Families and Friends for Drug Law Reform
Sample letters to the editor
Talk for thought
It is a pity that the Chief Minister's concern for human
rights offers us no protection from the fall out of irrational laws: laws that
will not achieve their objectives.
for prohibition of sterile syringes in the new ACT prison on the ground of the
best interests of detainees and staff is a perfect example (Stanhope not swayed
on jail needle exchange, CT August 2, p 7).
In this area he is as prepared as the Prime Minister to make dishonest
appeals to lack of sufficient evidence.
There is a
mountain of evidence that sterile syringes are essential to control blood borne
diseases and do not undermine other good rehabilitation programs.
evidence is also clear from overseas prisons that it is safer for staff to
provide syringes: no more needle stick injuries in searching for secreted ones.
Prime Minister knows, there is no better way to knock on the head a rational
proposal for which there is already strong evidence than to insist on proof.
Minister has told the Assembly that "some illicit drugs will get into
prisons" and that health services must "ensure that the prison does
not become a crucible of contamination and thereby potentially compromise
community health." He now exposes himself to charges of hypocrisy.
financial rationality may sway him. Please, Mr Stanhope, take advice from your
hard pressed health professionals about how many tens of thousands of dollars a
year it will cost to treat for blood borne infections in prisoners, their
partners and their children.
of the jail guards and the Community and Public Sector Union (Guards veto needle
plan, July 5) to consider the evidence supporting clean needle and syringe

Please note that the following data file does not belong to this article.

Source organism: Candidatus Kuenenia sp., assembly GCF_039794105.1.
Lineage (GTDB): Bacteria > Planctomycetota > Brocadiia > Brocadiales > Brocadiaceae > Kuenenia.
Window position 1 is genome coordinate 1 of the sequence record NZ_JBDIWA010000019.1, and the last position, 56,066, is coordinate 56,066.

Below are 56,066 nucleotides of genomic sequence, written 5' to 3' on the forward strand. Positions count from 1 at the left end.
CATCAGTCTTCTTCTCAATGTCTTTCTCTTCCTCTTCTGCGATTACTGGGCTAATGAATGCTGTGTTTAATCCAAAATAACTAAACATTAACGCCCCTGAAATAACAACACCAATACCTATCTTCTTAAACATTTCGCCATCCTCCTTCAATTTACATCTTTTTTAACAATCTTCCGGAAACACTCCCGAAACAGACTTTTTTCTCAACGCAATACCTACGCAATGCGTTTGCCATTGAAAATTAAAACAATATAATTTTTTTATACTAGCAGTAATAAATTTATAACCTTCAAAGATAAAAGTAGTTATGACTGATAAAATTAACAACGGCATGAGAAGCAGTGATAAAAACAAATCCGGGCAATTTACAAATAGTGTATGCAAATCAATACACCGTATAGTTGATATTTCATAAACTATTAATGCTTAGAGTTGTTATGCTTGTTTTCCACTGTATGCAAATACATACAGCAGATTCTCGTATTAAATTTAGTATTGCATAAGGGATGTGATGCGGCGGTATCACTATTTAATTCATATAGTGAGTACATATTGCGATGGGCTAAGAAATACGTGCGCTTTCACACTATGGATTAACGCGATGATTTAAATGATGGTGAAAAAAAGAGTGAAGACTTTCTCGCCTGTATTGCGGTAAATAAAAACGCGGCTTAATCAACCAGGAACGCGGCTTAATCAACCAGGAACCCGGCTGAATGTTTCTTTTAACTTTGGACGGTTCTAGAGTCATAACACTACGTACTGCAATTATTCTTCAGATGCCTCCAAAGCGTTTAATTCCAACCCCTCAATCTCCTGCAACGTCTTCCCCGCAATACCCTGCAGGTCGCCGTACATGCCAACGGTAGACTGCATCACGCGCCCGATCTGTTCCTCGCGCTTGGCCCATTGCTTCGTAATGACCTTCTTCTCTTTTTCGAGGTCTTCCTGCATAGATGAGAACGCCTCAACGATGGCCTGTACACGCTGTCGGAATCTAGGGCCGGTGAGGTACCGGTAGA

provision in jails confirms my original thoughts that it was not a jail that is
needed but better drug and alcohol and mental health facilities. After all
prison officers are not equipped to care for the 80% of inmates with mental
health or drug and alcohol problems.
Exchange Programs have been successfully implemented in a diverse range of
prison settings. Evidence overwhelmingly shows that they reduce HIV and
Hepatitis C risk and prevent disease transmission not only within prisons but in
the community when the prisoner is released. They increase referrals for
addiction treatment, and do not increase drug use nor pose security or OHS
problems. They are also cost effective.
the ACT prison, The Alexander Maconochie Centre, Jon Stanhope said:
“Maconochie is famous for his contribution to penal reform and for introducing
the humane management of prisoners and many innovations in penal practice, which
were well ahead of their time.”
Maconochie himself was sacked in 1844, primarily because military guards,
supervisors and constables resisted his reforms, are we seeing history repeat
itself? Does this opposition by the guards to one of today’s prison reforms
already signal the failure of the Alexander Maconochie Centre.
Letter not published